Is There an MRAP in Your Future?

images 5Is an MRAP (Mine Resistant Ambush Protected Vehicle) on the way to your community?

Many local police departments have already received these vehicles at no cost from the U.S. government as the wars in Iraq and Afghanistan wind down. The Pentagon recently stated that they have 200 requests from law enforcement agencies and another 800 pending. There are approximately 13,000 of these vehicles available for police departments.

While folk wisdom tells us not to look a gift horse in the mouth, perhaps we should.

Here’s the concern of one thinking police chief about the use of these vehicles:

“I’m concerned about the militarization issue–not only because of what citizens see when they see police in military vehicles but also because of how officers may feel when they are ‘mounted on’ them. I think it is an issue that needs to be addressed from many angles.

“I believe we need to think about very limited and restricted use of these vehicles, rather than looking for any possible excuse for using them. It’s my same concern about SWAT teams; when you have one (or two or three), you need lots of reasons to use them. And many of the uses run terribly counter to community partnership.”

images 4He’s right and these are good points. What usually is done is to engage the community in a discussion BEFORE receiving the vehicle or certainly before it is put into service. That discussion needs to be about HOW the MRAP will be used.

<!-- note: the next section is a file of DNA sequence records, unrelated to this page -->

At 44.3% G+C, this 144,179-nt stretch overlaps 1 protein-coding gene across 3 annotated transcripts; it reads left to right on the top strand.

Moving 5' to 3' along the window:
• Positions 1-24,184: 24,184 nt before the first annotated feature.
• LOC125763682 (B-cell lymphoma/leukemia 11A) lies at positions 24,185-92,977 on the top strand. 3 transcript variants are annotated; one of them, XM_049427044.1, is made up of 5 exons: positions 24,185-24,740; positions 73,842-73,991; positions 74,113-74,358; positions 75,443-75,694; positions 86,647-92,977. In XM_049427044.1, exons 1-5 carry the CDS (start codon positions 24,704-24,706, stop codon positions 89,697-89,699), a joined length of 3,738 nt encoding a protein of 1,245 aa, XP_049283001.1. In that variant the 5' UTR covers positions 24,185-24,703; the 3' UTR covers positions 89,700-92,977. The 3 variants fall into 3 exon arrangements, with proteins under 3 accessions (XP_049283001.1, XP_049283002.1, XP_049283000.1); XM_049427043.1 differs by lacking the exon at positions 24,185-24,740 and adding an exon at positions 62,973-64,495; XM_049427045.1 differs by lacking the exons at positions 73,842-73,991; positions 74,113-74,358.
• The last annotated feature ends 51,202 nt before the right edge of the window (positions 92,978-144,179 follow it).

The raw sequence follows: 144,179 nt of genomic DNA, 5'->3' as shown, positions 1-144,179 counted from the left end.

Simple terminology can make a big difference — is it the MRAP a tank or a protective/guardian vehicle? It is important to define what this tool is, its advantages and disadvantages and how it will be used. For example, will it be used as a tool to rescue police or citizens who may be in the line of direct fire in this highly armed society in which we live? Or is it to be used for other things such as…?

Regardless, a comprehensive policy needs to be drawn up and shared with the community as to how and when the vehicle will be used — hopefully this should be done before the vehicle ever hits the street.

Other considerations: Appearances are important. Should the vehicle be painted in some other color than black or desert tan? Will it be used in parades and community events? Should it?
How citizens see police officers and their dress, also applies to their tools. Images and impressions matter. A pictures is worth a thousand words.
Good luck and go forward.
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  • Know what to do and when to do it.